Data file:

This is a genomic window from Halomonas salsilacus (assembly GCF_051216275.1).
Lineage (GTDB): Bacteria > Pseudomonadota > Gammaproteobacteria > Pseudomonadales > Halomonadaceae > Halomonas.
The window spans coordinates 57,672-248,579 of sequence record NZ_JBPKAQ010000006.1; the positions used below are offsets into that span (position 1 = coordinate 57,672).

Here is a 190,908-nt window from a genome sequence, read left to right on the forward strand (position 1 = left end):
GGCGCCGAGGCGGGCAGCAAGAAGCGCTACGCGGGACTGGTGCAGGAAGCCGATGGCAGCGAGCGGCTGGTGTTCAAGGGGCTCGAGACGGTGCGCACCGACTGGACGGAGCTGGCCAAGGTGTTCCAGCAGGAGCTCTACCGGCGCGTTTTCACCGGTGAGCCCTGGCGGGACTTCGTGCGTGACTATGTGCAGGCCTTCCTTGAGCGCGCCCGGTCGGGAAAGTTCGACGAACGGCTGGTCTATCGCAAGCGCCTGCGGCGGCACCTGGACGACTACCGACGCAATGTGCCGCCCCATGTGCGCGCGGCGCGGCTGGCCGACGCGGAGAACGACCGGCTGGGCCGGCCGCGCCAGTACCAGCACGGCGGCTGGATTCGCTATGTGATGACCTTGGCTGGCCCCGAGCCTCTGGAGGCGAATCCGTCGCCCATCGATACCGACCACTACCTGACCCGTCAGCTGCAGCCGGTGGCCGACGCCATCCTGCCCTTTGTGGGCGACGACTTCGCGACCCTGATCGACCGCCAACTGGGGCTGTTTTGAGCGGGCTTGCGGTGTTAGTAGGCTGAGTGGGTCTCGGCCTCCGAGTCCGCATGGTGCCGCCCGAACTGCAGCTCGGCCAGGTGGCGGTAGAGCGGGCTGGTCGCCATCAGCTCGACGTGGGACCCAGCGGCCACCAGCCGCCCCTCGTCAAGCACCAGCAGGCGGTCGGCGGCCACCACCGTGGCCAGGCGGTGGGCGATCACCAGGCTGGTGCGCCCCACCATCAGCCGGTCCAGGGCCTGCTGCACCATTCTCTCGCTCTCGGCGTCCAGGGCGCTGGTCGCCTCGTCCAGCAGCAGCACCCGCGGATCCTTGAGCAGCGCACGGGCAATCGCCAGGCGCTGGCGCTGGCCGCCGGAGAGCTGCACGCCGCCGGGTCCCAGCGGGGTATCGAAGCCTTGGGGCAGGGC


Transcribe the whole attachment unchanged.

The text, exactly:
This is a genomic window from Halomonas salsilacus (assembly GCF_051216275.1).
Lineage (GTDB): Bacteria > Pseudomonadota > Gammaproteobacteria > Pseudomonadales > Halomonadaceae > Halomonas.
The window spans coordinates 57,672-248,579 of sequence record NZ_JBPKAQ010000006.1; the positions used below are offsets into that span (position 1 = coordinate 57,672).

Here is a 190,908-nt window from a genome sequence, read left to right on the forward strand (position 1 = left end):
GGCGCCGAGGCGGGCAGCAAGAAGCGCTACGCGGGACTGGTGCAGGAAGCCGATGGCAGCGAGCGGCTGGTGTTCAAGGGGCTCGAGACGGTGCGCACCGACTGGACGGAGCTGGCCAAGGTGTTCCAGCAGGAGCTCTACCGGCGCGTTTTCACCGGTGAGCCCTGGCGGGACTTCGTGCGTGACTATGTGCAGGCCTTCCTTGAGCGCGCCCGGTCGGGAAAGTTCGACGAACGGCTGGTCTATCGCAAGCGCCTGCGGCGGCACCTGGACGACTACCGACGCAATGTGCCGCCCCATGTGCGCGCGGCGCGGCTGGCCGACGCGGAGAACGACCGGCTGGGCCGGCCGCGCCAGTACCAGCACGGCGGCTGGATTCGCTATGTGATGACCTTGGCTGGCCCCGAGCCTCTGGAGGCGAATCCGTCGCCCATCGATACCGACCACTACCTGACCCGTCAGCTGCAGCCGGTGGCCGACGCCATCCTGCCCTTTGTGGGCGACGACTTCGCGACCCTGATCGACCGCCAACTGGGGCTGTTTTGAGCGGGCTTGCGGTGTTAGTAGGCTGAGTGGGTCTCGGCCTCCGAGTCCGCATGGTGCCGCCCGAACTGCAGCTCGGCCAGGTGGCGGTAGAGCGGGCTGGTCGCCATCAGCTCGACGTGGGACCCAGCGGCCACCAGCCGCCCCTCGTCAAGCACCAGCAGGCGGTCGGCGGCCACCACCGTGGCCAGGCGGTGGGCGATCACCAGGCTGGTGCGCCCCACCATCAGCCGGTCCAGGGCCTGCTGCACCATTCTCTCGCTCTCGGCGTCCAGGGCGCTGGTCGCCTCGTCCAGCAGCAGCACCCGCGGATCCTTGAGCAGCGCACGGGCAATCGCCAGGCGCTGGCGCTGGCCGCCGGAGAGCTGCACGCCGCCGGGTCCCAGCGGGGTATCGAAGCCTTGGGGCAGGGC